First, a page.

Sites in York and Sheffield are at risk.
The UK's largest insurer Aviva says 1,800 jobs will go over the next three years as part of a drive to save up to £300m a year – putting two sites in Yorkshire at risk.
The news was announced just three months after the appointment of a new chief executive in Maurice Tulloch who told investors that finding savings was "essential to remain competitive".
Aviva said the cuts would fall across its worldwide operations.
It identified savings in areas including its central cost base and contractor and consultant spending.
The company employs 30,000 staff - half that number are in the UK based in Norwich, Bristol, Sheffield, York, Perth and Bishopbriggs outside Glasgow.
Aviva was unable to say how many people were facing the axe in its home market but said it hoped to achieve the reductions through natural turnover rather than redundancy.
Aviva also used its statement to announce a shake-up in the group's structure.
It said it would split its UK life and general insurance businesses to "enable stronger accountability and greater management focus".
Mr Tulloch, who took over in March after his predecessor Mark Wilson departed amid grumblings over a depressed share price, said he was "determined to crack" the company's complexity as it battles continued weakness in the savings market and in asset management.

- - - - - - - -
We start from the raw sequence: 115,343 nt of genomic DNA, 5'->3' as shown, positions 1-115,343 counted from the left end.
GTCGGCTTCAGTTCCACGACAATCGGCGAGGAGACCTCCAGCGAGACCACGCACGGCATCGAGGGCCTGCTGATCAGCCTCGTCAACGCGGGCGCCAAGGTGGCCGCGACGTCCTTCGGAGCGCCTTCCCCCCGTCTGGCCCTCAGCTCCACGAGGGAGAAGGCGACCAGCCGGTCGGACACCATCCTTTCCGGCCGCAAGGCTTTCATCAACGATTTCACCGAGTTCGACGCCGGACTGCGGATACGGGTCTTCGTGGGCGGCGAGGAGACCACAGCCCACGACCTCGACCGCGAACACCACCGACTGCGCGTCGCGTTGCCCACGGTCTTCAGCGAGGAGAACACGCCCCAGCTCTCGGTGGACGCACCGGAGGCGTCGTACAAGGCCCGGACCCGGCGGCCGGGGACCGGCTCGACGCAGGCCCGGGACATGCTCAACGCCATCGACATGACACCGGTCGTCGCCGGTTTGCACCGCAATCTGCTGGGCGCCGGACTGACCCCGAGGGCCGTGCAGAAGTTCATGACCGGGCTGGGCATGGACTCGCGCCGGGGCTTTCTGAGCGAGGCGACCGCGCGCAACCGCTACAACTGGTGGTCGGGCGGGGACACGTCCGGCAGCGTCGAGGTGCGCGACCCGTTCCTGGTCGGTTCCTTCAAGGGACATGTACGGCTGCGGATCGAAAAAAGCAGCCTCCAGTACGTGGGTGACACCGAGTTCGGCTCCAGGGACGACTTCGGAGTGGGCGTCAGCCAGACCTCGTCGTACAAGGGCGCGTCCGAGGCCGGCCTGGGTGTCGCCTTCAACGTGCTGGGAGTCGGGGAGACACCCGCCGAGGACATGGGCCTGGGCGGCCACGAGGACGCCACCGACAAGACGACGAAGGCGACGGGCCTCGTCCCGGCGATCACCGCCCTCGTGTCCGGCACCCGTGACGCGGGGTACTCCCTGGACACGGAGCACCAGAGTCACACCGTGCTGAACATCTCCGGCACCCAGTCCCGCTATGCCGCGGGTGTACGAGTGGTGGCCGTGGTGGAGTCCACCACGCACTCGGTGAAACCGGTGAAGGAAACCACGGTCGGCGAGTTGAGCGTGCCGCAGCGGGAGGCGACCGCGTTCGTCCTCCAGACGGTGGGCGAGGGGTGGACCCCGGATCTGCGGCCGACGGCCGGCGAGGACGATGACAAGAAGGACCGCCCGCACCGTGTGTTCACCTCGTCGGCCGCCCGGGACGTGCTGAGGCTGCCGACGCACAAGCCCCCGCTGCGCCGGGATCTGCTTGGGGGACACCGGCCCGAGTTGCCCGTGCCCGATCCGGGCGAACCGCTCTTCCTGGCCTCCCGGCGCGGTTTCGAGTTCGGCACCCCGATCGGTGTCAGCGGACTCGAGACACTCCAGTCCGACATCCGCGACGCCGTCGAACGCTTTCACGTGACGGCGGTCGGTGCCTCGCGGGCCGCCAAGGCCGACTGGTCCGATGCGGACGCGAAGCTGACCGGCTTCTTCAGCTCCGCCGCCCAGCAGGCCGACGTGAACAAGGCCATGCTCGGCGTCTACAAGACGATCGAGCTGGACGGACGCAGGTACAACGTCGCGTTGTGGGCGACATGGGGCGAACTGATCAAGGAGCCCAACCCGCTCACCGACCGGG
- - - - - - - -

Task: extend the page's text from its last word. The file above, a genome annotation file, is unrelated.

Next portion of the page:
Shares - up 9% in the year to date - rose by more than 1% in early Thursday deals on the FTSE 100.
The chief executive told investors: "Today is the first step in our plan to make Aviva simpler, more competitive and more commercial.
"We have strong foundations: excellent distribution, world class insurance expertise, and our balance sheet is robust.
"But there are also clear opportunities to improve.
"Reducing Aviva's costs is essential to remain competitive and this means tough decisions and job losses which I do not take lightly.
"We will do all we can to minimise redundancies and support our people through this.
He said further details on his turnaround plan would be released in November.
The Unite union responded to news of job losses by saying it had demanded an urgent meeting with management and would oppose any compulsory redundancies.